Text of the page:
Only one square mile in area, Santa Barbara is the smallest Channel Island. It’s located some 38 miles west of San Pedro—or quite a bit south of the other islands in the national park.

You can fashion 2- to 5-mile loops around the island with about 500 feet in elevation gain.

Geologically speaking, Santa Barbara arose a bit differently from the other isles. The island is a volcano, leftover from Miocene times, some 25 million years ago, and shares characteristics with Mexico’s Guadalupe Islands.

From a distance, the triangular-shaped island looks barren—not a tree in sight. The tallest plant is the coreopsis, the giant sunflowers that can grow ten-feet high.

"I am a rock, I am an island." The old Paul Simon tune could have been composed for Santa Barbara Island. (courtesy NPS)
“I am a rock, I am an island.” The old Paul Simon tune could have been composed for Santa Barbara Island. (courtesy NPS)

To bird-watchers, Santa Barbara means seabirds, lots of them—gulls, cormorants, pelicans and black-oyster catchers. And the island boasts some rare birds, too: the black storm-petrel and the Xantus murrelet. Land birds commonly sighted include burrowing and barn owls, hummingbirds, horned larks and finches.

Besides the birds, another reason to bring binoculars to the island is to view sea lions and elephant seals. Webster Point on the western end of the isle is a favorite haul-out area for the pinnipeds.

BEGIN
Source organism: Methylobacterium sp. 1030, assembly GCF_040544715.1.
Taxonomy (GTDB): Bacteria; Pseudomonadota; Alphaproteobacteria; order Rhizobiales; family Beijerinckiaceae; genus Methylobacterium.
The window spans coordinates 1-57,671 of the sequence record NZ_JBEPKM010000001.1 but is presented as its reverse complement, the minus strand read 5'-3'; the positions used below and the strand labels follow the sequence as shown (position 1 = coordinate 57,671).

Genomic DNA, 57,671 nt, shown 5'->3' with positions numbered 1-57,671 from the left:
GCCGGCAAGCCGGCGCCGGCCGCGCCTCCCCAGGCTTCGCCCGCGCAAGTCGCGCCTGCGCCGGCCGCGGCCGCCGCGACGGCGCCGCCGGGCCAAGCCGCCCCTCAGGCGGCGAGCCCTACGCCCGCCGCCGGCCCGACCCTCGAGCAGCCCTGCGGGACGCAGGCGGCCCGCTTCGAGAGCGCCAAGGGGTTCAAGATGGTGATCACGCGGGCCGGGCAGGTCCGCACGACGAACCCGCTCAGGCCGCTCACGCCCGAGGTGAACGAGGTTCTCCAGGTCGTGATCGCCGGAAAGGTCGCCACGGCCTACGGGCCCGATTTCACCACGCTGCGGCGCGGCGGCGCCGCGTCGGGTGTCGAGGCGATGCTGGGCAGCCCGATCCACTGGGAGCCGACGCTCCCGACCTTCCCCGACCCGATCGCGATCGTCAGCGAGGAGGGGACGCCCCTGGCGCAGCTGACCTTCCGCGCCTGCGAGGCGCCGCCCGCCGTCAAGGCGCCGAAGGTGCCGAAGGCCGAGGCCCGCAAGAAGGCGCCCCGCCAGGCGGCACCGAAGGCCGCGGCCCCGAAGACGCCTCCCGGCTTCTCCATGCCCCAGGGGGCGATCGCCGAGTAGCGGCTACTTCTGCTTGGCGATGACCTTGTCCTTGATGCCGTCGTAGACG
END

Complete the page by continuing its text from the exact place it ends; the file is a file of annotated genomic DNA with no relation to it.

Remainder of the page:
Rich kelp beds surround the islands, habitat for a wide variety of fish. The subtidal waters harbor crabs, lobster, sea urchin and abalone, particularly the somewhat rare pink abalone.

Explorer Sebastian Vizcaino sailed by on December 4, 1602. That day happened to be the day of remembrance for Saint Barbara, so the island was named for her. During the 1700s, the Spanish used the isle as a kind of navy base, from which they could set sail after the pirates plaguing their galleons.

Early in this century, the isle’s native flora was all-but destroyed by burning, clearing, and planting nonnative grasses, followed by sheep grazing. Besides the grasses, iceplant, a South African import, began to spread over the island. Even when the hardy iceplant dies, it hurts the native plant community because it releases its salt-laden tissues into the soil, thus worsening the odds for the natives.

Park service policy is to re-introduce native plants and eliminate non-natives.

Directions:Boat over to the island with Island Packers (805) 658-5730, the Channel Islands National Park primary concessionaire. Island Packers offers plenty of free parking, a gift shop and restrooms.

For more information contact Channel Islands National Park or stop in at the visitor center

 (805) 658-5730 in Ventura Harbor at 1901 Spinnaker Drive


The hike: Six miles of trail crisscross the island. A good place to start your exploration is Canyon View Nature Trail. Request an interpretive brochure from the resident ranger and enjoy learning about island ecology.